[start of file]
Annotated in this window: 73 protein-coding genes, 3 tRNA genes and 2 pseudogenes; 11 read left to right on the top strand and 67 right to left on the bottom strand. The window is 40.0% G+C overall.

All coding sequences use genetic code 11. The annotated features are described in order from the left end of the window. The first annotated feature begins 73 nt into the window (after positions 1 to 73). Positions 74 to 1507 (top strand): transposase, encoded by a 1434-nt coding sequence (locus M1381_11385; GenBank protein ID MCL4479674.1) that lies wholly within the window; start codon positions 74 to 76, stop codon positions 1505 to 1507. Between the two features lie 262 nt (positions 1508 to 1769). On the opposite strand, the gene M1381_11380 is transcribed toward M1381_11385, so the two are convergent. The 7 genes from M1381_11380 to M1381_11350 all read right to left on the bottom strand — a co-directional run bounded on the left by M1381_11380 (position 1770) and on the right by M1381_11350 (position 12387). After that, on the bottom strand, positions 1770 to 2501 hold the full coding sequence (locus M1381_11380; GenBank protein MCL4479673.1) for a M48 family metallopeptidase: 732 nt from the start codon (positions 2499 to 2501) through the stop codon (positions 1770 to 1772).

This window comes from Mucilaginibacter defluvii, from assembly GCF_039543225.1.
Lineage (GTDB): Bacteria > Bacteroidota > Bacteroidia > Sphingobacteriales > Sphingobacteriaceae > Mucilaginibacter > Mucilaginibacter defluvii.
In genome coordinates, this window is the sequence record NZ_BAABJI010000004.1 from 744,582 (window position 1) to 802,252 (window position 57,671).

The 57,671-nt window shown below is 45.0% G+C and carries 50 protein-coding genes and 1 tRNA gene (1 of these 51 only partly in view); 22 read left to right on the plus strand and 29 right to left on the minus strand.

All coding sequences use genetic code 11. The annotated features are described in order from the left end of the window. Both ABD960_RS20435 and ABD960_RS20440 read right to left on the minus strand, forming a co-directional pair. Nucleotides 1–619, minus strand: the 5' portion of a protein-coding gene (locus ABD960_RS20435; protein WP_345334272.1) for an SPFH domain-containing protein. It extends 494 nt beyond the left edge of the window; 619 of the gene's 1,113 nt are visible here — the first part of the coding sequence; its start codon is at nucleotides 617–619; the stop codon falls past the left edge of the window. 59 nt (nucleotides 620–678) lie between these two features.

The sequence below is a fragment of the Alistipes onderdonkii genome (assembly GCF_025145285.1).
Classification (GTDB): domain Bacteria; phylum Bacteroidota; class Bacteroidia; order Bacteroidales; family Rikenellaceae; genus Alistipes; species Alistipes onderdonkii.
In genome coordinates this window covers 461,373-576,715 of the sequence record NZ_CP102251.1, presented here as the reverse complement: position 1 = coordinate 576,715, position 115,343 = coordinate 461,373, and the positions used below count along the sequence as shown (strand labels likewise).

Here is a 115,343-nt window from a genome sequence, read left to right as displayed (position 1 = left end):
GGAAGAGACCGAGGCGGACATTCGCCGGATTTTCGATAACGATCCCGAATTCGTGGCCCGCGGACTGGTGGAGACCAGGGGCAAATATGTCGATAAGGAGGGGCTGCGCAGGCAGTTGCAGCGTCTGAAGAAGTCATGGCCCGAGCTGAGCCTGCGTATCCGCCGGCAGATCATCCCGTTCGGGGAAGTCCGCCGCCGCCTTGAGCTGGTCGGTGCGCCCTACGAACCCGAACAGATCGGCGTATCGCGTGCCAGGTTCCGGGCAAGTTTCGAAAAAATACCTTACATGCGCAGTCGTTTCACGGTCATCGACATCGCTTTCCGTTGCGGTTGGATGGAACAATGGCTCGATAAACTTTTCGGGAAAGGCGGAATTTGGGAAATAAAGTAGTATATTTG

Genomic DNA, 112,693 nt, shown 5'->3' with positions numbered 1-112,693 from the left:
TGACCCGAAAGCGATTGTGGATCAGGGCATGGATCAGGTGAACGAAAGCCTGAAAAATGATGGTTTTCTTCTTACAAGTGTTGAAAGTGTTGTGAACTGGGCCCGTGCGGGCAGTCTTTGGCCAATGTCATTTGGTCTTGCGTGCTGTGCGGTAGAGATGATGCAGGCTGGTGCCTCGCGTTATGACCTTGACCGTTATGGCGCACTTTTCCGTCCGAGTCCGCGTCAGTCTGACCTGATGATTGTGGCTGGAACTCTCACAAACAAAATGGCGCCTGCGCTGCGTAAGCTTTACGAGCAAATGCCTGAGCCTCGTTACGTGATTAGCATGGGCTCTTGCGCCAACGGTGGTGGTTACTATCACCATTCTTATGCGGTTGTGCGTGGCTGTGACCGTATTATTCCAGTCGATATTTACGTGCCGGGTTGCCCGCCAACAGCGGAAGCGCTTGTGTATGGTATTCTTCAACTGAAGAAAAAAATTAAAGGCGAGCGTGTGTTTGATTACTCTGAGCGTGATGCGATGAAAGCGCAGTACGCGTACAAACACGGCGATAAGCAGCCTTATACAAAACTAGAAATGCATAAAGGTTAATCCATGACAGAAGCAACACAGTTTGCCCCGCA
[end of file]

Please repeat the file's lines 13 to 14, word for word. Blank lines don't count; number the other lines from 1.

Genomic DNA, 112,693 nt, shown 5'->3' with positions numbered 1-112,693 from the left:
TGACCCGAAAGCGATTGTGGATCAGGGCATGGATCAGGTGAACGAAAGCCTGAAAAATGATGGTTTTCTTCTTACAAGTGTTGAAAGTGTTGTGAACTGGGCCCGTGCGGGCAGTCTTTGGCCAATGTCATTTGGTCTTGCGTGCTGTGCGGTAGAGATGATGCAGGCTGGTGCCTCGCGTTATGACCTTGACCGTTATGGCGCACTTTTCCGTCCGAGTCCGCGTCAGTCTGACCTGATGATTGTGGCTGGAACTCTCACAAACAAAATGGCGCCTGCGCTGCGTAAGCTTTACGAGCAAATGCCTGAGCCTCGTTACGTGATTAGCATGGGCTCTTGCGCCAACGGTGGTGGTTACTATCACCATTCTTATGCGGTTGTGCGTGGCTGTGACCGTATTATTCCAGTCGATATTTACGTGCCGGGTTGCCCGCCAACAGCGGAAGCGCTTGTGTATGGTATTCTTCAACTGAAGAAAAAAATTAAAGGCGAGCGTGTGTTTGATTACTCTGAGCGTGATGCGATGAAAGCGCAGTACGCGTACAAACACGGCGATAAGCAGCCTTATACAAAACTAGAAATGCATAAAGGTTAATCCATGACAGAAGCAACACAGTTTGCCCCGCA